2011-06-09

What do you do in the summer time?

Yea, it is June, but I guess I wouldn't quite call it summer. What do the Thomas' do on a semi-warm weekend. While others are mowing lawns, BBQing and swimming...
we are doctoring cows.

Since I am such a great sport, I stayed home and made a nice cold batch of lemonade. So I missed out on some of the fun...but not all of it.

The first step in doctoring cows is to herd them into a small corral.



The shovel really plays an important part in the herding and separating process. I do believe that they were used a lot in ancient times and then one day a dad got fed up with his kid and gave him a wack on the backside.... that was then the spanking stick was born.

Now we have to send them down the run. By now, they are a little leery and know this can't be a good thing. This is where you start whispering sweet nothings and talking kindly. We tell the boys this is good training for finding a wife... which is something that should NOT be done with a shovel in hand.



Finally, after a few went in backwards and finally turned around, everyone is headed the right direction (maybe not in a happy motivated kind of way, but definitely enthusiastic). Coty is using his favorite herding tool.. the pokey stick, or his boot. Either works wonders, and helps relieve stress. Wonder if one of those would motivate my kids to clean their rooms?



Timing is of the essence. You need to keep the shoot open so the cow goes in it, but you need to flip the handle so it closees before he gets out. I am not a fan of this job as the person who runs this station has a tendency to get yelled at a lot. I am definitely better at making lemonade.



The cow gets checked, given any medication she might need (sprayed with wormer that kind of fun stuff). And then let loose.



No problem unless you are a fella. The young fellas gets a little extra special treatment... castration. "instert gasp here". I heard tell that in the old days they use to use their teeth to do this process. I have nothing more to say about that.

If your smart, you sneak through without the above process being performed, but then when someone figures it out, it becomes an exciting cowboying event for all those watching (not so much for those participating).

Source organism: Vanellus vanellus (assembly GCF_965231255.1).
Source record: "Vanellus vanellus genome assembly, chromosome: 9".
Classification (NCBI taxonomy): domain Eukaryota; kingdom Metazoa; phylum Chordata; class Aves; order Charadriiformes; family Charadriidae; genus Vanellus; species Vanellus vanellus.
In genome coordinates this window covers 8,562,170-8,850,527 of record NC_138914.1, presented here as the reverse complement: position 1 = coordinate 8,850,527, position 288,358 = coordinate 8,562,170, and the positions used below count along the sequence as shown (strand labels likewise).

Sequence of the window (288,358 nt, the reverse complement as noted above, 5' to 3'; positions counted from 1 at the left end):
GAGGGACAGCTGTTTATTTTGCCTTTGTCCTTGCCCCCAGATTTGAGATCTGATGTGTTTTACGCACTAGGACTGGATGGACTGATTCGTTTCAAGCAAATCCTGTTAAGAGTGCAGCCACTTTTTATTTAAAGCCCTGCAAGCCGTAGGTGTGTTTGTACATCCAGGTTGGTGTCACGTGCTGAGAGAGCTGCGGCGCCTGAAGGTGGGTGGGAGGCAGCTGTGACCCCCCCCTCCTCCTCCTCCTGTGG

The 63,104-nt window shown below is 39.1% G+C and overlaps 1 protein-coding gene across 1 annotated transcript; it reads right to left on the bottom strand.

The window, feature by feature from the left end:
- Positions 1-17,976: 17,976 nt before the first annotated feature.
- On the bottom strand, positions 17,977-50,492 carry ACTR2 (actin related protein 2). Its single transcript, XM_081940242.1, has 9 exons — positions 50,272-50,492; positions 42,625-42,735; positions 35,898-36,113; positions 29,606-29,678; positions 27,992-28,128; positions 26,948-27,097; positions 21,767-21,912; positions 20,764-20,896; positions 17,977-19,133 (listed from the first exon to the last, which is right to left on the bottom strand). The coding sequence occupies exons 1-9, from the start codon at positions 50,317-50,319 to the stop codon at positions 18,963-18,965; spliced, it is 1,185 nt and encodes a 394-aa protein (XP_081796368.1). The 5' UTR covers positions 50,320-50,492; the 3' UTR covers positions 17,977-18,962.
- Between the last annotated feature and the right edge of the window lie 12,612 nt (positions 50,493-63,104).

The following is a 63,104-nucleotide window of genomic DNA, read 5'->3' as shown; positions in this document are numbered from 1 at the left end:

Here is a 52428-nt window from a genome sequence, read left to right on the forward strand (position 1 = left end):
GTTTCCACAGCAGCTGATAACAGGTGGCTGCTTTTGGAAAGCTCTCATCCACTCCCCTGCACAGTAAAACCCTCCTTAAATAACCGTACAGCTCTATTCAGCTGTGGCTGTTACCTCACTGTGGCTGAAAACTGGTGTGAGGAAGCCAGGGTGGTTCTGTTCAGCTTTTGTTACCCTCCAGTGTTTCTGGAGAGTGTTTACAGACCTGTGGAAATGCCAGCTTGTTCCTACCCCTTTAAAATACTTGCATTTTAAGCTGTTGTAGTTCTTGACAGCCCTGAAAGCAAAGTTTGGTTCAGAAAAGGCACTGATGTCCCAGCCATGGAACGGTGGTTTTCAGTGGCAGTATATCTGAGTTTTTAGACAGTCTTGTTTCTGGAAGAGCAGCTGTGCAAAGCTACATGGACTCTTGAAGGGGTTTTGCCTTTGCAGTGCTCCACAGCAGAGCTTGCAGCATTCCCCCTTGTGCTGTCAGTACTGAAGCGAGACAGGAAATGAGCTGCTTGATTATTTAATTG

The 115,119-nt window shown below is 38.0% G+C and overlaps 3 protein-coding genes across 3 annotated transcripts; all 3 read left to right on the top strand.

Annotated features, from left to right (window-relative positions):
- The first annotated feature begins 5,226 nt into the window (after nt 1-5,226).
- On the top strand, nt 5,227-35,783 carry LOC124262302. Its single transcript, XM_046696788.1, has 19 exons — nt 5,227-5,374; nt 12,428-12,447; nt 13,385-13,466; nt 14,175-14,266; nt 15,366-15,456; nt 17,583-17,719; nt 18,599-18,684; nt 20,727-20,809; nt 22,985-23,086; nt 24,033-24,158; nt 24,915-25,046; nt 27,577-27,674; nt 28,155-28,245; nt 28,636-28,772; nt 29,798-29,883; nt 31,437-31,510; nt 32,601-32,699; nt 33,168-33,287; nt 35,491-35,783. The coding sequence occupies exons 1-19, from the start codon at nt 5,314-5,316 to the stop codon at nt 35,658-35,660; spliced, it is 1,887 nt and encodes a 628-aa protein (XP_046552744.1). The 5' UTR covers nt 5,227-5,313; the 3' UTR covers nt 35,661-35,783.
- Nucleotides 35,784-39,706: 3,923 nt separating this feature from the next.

Blain roped this guy, let's call him Herbert, and then the plan was to pin him down while the master surgeon did his thing.



But I think Herbert was fully aware of the forthcoming procedure and did NOT want to be pinned down.



The 3 tough guys finally got a handle on him. I do remember something about sitting on his head being shouted several times before everything was under control. I am just saying... boys, sweating jeans, sitting on your head. Days like this, makes me glad I am 1. not a boy and 2. not a cow.





In the meantime, mother cows are crowding around, bellering about their babies being manhandled. I am telling you it isn't a pretty sight. Just something you learn to endure when living in the wild, well or on 10 acres in rural Washington.



After finshing our cows and grandpa's, they are all turned back out to pasture. I know, you think it was tramatic. Don't let them fool you. If you look real close like, you can see a whiley old bull over there coddling up to one of the females. If I had not cooth, this is where I would make some commment about men being all the same, but I am not going to say nothing.



Look at this cool cucumber. Through all the excitment, she still has her yellow notepad. She takes her job very seriously. She is to write down the ear tags of each cow and record all procedures done.



You can see that she takes all aspects of the western life seriously. Including hunting with her bb gun with her cousin Jack. Picture was borrowed from my wonderful sister-in-law Kari :)



Talking about cool cucumbers, look how our cow dog is keeping out of the heat (can you say 65 degrees). Someone is a slacker.



All in a days work my friends, all in a days work.